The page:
Cannabis lounges seems like a natural extension for the burgeoning legal weed landscape, but the idea has yet to gain the same kind of momentum other pot businesses have seen.
Cannabis legalization has opened an opportunity for many entrepreneurs and investors, and these nascent years of above board cannabis sales have spurred a lot of ideas seeking to capitalize on legal weed. On the surface, on-premise pot consumption lounges seems like a natural extension for the burgeoning legal cannabis landscape, but the idea has yet to gain the same kind of momentum that other pot businesses have seen, and the nature of weed consumption might be a large reason why.
On-premise cannabis consumption is not only regulated by existing municipal codes every business operates under, including fire codes, parking, etc. marijuana dispensaries operate under an additional set of rules, and some either have explicit rules making on-site consumption prohibited, or require special permits. Moreover, selling alcohol and cannabis together is also usually not allowed, any on-site pot lounges would have to sell non-alcoholic beverages to accompany their buds.
Another challenge to on-site consumption is the prohibition on indoor smoking in most businesses. Smoking marijuana buds remains the most popular form of consumption, and not being able to smoke a joint or bowl would limit the audience of a consumption bar. Some indoor smoking prohibitions also prohibit vaping as well. Outdoor smoking, or smoking in public is generally still not allowed, even in legal states. Some Colorado consumption lounges have skirted that state’s indoor smoking ban by operating as private, members-only clubs that are BYOC, Bring Your Own Cannabis.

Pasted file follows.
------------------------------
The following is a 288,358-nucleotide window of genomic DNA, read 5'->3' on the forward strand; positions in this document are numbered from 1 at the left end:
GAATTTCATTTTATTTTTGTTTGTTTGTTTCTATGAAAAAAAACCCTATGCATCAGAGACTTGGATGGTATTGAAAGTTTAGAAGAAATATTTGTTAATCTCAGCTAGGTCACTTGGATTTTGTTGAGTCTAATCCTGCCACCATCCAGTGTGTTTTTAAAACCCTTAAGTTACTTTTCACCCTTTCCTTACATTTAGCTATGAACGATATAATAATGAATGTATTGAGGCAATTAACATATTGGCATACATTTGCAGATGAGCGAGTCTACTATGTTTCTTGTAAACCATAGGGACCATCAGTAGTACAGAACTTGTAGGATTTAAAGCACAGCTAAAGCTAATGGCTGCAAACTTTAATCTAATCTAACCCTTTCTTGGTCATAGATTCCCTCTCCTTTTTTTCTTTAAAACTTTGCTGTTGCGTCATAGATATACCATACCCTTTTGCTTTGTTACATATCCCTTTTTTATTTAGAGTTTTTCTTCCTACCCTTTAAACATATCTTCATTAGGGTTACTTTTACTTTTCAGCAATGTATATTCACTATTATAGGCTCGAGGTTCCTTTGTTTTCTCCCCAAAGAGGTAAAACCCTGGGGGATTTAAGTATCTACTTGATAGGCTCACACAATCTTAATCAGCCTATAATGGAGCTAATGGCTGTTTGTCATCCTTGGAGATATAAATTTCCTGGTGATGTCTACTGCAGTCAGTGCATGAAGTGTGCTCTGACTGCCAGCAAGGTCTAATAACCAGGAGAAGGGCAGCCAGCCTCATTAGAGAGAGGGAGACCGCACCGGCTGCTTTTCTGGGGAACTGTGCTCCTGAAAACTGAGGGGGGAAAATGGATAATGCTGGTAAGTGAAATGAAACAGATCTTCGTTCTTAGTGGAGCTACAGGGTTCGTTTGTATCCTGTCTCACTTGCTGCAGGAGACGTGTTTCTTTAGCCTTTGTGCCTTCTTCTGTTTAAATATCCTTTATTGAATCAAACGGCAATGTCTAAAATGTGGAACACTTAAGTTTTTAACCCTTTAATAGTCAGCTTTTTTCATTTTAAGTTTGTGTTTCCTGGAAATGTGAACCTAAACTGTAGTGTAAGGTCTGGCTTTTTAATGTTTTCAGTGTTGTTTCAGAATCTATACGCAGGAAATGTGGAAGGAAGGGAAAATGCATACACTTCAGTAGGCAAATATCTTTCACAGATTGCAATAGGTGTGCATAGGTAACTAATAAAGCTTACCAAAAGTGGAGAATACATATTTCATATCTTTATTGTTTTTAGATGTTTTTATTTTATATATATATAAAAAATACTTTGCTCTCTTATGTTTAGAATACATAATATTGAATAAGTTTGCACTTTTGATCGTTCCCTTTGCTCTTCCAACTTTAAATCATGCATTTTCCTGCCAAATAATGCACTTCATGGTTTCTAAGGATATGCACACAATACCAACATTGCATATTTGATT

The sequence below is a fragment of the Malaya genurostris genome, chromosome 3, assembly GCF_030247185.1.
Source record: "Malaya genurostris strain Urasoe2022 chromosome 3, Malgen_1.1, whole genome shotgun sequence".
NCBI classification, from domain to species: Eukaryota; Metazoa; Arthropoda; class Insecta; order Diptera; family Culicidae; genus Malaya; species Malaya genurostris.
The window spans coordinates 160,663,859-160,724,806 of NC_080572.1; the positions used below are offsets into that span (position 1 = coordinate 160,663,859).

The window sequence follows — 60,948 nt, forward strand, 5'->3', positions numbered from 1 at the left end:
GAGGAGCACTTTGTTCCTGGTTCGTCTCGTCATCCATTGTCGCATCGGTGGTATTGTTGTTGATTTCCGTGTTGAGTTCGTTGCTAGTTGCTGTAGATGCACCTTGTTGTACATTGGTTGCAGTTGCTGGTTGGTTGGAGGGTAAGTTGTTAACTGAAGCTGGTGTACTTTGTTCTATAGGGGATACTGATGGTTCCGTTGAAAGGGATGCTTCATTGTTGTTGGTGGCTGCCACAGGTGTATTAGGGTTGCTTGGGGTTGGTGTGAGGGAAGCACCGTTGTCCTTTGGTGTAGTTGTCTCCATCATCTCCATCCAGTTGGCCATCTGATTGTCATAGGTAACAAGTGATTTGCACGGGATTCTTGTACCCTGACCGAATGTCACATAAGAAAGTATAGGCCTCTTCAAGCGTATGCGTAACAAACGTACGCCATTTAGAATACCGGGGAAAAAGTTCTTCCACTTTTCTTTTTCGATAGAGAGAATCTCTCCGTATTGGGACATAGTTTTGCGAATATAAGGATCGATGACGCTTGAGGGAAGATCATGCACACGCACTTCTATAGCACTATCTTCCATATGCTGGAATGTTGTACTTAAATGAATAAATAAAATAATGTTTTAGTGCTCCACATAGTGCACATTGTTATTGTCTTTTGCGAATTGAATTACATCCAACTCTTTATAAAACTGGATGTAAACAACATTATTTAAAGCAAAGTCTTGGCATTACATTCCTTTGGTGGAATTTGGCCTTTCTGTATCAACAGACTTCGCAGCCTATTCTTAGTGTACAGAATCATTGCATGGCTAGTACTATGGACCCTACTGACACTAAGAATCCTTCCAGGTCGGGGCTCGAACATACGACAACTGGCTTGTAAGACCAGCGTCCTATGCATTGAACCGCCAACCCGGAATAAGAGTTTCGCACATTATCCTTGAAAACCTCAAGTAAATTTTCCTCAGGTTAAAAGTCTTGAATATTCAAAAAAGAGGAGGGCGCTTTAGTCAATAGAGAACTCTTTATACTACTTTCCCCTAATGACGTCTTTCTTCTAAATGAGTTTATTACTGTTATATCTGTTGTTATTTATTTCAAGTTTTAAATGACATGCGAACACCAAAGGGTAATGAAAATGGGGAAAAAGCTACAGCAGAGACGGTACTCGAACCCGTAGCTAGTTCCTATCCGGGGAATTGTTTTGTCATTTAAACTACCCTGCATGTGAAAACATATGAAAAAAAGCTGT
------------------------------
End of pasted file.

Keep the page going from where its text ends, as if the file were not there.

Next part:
Operating At A Loss
Cannabis lounges would also be competing with non-cannabis businesses, and subject to the same market challenges that restaurants, bars, lounges, and other social and entertainment outlets aimed at adults also face. Consumption locations, whether selling on-site or BYOC, are likely expected to serve food and beverages, have a comfortable sitting area, with games and maybe music, including live acts. These businesses often operate at a loss initially, with slim margins being the norm.
The ways alcohol or coffee, the common types of beverages served in businesses designed for lounge and leisure, are consumed differently than cannabis. Weed is usually consumed with extended breaks in between, the potential turnover times for tables at a consumption lounge would likely be too long without enough revenue to be financially viable.
Perhaps the tallest hurdle to cannabis consumption lounges might be that consumers would rather toke at home. One study conducted by Emerging Insider Communications, a consultancy firm, found that 78% of high household income smokers would only smoke at home, even in a legalized state. Their study focused on weed customers with an annual income of at least $150,000, but may point to a broader attitude towards public consumption. It also means that the coveted cannabis consumer with a lot of disposable income is unlikely to patronize a consumption lounge, eliminating a market segment with a lot of discretionary income.
For all the challenges making a cannabis lounges a tough nut to crack business-wise, several states are moving ahead in permitting such establishments, giving weed entrepreneurs an opportunity to successfully decode the on-site marijuana consumption model.